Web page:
EconTalk — Agnes Callard

On: Philosophy, Progress and Wisdom

Episode: N/A

Date: June 22, 2020

Background: Philosopher and author.

Key Subjects:

  • Progress.
    • In science.
      • Mechanism: seeking consensus truths (“tying up loose ends”).
      • Finite search: once truths are established (and not challenged), the search ends (the subject is “finished”).
    • In philosophy.
      • Mechanism: no consensus building mechanisms.
      • Infinite search: no established truths, search continues (and widens).
    • In individual humans (virtue) or society.
      • Some positives: establishment of ethical frameworks such as universal human rights.
      • Some negatives: bad applications of principles such as utilitarianism.
      • Progress occurs when properties evolve and emerge that make doing the right thing for the group (societal good) the right thing for the individual (self-interest).
      • Certain properties require certain empirical conditions to emerge and get themselves fully appreciated.
  • Virtue.
    • Becoming accustomed or habituated to things that aren’t your narrow self-interest.
    • You come to feel that they make you better off.
    • They give you pleasure or they make you feel good about yourself.
  • Finding the right decision making tool or principle.
    • Terrible consequences are simply the sign that we pick the wrong principle or an insufficiently complex principle.
  • Solving complex problems: solvable, but no common, consensus solution.
    • Just because a problem is solvable doesn’t mean it can be solved by someone other than you.
    • You have to do the work yourself.
    • Unlike science, you can’t delegate and let others do the thinking.
    • Requires individual trial and error.
    • Creates a lot uncertainty.
    • For solving complex problems, difficult to trust anyone but yourself.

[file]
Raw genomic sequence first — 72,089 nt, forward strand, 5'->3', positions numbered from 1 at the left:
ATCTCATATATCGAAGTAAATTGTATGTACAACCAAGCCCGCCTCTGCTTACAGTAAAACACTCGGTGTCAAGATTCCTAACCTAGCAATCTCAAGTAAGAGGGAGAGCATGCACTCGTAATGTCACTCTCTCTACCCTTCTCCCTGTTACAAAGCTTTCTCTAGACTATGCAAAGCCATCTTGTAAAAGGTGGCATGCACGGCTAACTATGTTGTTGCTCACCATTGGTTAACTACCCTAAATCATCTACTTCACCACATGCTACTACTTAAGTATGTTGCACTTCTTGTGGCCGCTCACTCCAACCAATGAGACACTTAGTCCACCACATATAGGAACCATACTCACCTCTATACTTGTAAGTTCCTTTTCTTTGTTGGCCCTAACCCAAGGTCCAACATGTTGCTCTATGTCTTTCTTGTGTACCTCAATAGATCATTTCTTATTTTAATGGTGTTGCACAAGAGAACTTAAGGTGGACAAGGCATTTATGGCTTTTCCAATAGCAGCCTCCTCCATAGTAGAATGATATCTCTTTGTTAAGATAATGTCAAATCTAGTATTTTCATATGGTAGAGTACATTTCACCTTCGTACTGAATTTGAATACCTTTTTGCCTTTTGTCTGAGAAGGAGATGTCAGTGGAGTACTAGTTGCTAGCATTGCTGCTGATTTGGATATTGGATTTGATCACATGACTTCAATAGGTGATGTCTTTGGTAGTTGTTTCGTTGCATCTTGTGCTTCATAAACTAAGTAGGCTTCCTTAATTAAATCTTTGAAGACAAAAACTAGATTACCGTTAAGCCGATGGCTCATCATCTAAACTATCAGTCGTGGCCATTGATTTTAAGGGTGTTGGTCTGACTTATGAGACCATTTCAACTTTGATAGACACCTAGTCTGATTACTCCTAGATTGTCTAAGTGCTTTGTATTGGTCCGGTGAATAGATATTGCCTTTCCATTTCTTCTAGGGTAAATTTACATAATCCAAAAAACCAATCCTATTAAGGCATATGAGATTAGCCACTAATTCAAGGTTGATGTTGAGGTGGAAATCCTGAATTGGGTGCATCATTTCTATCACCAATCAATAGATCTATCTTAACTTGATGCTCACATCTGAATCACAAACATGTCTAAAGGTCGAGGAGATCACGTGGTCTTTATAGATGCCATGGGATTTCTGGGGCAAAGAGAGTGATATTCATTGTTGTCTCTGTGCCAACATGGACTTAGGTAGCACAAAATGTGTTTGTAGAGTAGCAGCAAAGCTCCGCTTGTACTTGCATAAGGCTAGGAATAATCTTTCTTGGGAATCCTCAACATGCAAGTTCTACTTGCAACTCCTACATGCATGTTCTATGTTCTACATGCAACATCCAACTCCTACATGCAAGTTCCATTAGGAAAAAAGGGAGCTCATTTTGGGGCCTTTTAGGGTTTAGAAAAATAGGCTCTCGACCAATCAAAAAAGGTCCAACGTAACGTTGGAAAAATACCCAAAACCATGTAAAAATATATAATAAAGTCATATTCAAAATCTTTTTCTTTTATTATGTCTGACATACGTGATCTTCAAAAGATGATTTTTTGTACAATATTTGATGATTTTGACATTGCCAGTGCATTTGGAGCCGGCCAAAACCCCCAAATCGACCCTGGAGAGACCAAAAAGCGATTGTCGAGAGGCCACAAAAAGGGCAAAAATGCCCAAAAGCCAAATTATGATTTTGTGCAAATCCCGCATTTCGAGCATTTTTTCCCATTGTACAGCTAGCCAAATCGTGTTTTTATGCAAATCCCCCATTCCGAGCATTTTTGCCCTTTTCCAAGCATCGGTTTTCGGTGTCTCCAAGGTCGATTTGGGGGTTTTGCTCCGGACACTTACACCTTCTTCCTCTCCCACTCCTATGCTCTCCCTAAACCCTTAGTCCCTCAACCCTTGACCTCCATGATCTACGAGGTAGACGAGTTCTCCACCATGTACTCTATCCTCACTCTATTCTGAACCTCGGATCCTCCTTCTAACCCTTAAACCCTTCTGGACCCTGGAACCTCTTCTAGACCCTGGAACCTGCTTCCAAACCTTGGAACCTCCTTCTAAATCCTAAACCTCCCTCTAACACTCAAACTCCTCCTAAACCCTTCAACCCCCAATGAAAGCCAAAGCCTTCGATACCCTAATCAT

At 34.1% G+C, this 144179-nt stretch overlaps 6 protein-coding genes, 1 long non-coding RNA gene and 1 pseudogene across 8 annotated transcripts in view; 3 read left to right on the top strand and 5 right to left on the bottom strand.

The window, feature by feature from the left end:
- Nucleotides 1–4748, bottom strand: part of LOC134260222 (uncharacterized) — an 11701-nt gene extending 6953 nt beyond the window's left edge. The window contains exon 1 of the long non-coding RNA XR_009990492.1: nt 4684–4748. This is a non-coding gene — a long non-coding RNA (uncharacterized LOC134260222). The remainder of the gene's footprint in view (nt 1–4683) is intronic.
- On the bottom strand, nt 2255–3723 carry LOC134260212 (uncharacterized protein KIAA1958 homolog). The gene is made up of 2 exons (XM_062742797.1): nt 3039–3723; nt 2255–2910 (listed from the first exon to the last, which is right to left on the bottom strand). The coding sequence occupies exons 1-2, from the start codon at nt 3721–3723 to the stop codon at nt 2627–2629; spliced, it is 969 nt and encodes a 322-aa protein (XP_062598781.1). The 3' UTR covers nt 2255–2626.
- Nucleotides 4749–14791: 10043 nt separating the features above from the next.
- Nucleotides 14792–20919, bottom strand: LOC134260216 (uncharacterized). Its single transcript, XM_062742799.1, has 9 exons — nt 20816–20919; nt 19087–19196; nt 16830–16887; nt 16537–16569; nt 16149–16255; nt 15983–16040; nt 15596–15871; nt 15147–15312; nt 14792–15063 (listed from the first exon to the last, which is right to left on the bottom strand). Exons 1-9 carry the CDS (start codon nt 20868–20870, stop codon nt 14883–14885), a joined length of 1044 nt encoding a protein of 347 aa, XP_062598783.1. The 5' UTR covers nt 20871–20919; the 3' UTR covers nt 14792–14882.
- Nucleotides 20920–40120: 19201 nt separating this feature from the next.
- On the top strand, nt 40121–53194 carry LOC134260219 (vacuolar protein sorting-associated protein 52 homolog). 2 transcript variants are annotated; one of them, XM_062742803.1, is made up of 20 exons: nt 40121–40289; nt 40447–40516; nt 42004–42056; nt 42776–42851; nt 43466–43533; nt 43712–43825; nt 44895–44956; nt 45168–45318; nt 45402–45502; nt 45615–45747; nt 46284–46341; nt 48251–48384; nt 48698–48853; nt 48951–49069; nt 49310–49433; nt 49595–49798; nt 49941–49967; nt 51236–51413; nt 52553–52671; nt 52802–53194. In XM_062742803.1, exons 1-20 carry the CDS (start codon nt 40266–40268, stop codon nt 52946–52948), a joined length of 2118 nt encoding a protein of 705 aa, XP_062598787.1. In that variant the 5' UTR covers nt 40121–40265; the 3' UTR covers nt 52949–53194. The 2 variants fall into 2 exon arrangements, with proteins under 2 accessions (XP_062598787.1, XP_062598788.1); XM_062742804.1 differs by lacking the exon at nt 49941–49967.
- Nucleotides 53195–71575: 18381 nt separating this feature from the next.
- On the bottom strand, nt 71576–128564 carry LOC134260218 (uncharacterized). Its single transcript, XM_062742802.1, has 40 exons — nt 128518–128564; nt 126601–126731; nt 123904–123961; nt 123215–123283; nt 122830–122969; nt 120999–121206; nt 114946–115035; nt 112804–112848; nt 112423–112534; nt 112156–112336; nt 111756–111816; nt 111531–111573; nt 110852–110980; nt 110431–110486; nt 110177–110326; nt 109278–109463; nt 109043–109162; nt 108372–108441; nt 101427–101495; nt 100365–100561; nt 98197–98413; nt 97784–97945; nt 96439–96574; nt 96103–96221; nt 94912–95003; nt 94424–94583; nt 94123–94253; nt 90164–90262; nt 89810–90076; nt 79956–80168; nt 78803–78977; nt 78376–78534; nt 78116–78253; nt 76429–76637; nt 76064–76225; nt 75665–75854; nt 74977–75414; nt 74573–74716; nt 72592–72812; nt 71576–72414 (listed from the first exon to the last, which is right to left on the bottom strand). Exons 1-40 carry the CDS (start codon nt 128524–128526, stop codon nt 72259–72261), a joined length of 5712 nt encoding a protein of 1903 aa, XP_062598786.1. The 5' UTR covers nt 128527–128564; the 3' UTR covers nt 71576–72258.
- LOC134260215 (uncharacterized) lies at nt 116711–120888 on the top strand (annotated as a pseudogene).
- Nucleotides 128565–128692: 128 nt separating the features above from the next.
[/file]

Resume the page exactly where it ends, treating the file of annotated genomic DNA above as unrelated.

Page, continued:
• [See also “EconTalk — Yuval Levin”” and “EconTalk – Martin Gurri” on increasing individualism, loss of trust in experts and institutions, etc.]
  • Solving complex problems: you still need the ancients, institutions, social input.
    • We can’t do it all on our own [the limits of experiential learning].
    • Build on the things that emerge from human action, not human design [leverage social learning].
    • One mind can’t see around its own biases, prejudices and assumptions.
    • Even if you try to mitigate blind-spots, you are still governed by the same biases and assumptions.
    • You need others to ask the questions you are not asking.
    • As you test their questions and answers, you learn.
  • Universities.
    • Help you figure out what you like and you are good at and prepare for what’s next.
    • Intellectual, career, social.
    • Conversation is the way we learn: interacting with ideas and people.
  • Philosophy, science and religion all involve a faith in some type of order that reduces uncertainty.
    • Everyone believes in something.
    • Science: faith that there are known or to be known universal laws.
    • Religion: faith in God, heaven, hell, etc. through images and myths and stories.
    • Philosophy: faith in rational ideas.
  • Emergent social properties (such as norms), once established, feedback into social groups and influence individual behavior (virtue).
    • As people adopt emerging social norms, they are labeled differently in religion and philosophy.
    • Religion: for instance, the concept of original sin, what you’re not supposed to do.
    • Philosophy: replaces original sin with more rational, social, cultural conscience.
    • Requires homogeneous community.
  • Some of the most valuable things in the world are books, and music, and paintings, and ideas.

Some Additional Thoughts

  • Unlikely that human nature itself has materially changed or progressed.
  • If there is progress, it’s a delicate progress at the level of social groups.
  • As individual humans interact in social groups that are sufficiently large and homogeneous, positive social properties may emerge.
    • Justice, norms, rights, institutions, culture.
  • These emerging properties over time feedback into the social group and affect individual behavior.
    • Influence individual decision making.
    • Allow for social learning
  • If social groups are sufficiently durable, over time complexity increases.
    • Social learning allows for cultural evolution.
  • If social groups lose their cohesion, emergent properties lose their relevance.
    • Abuse by one part of the group to exploit another.
    • As differences widen, further loss of cohesion.
    • What is good on average is no longer good for the whole.
    • Utilitarian principles are not as useful any more.
    • An “above zero” decision outcome is no longer a useful indicator of societal well-being if some groups are consistently left out.

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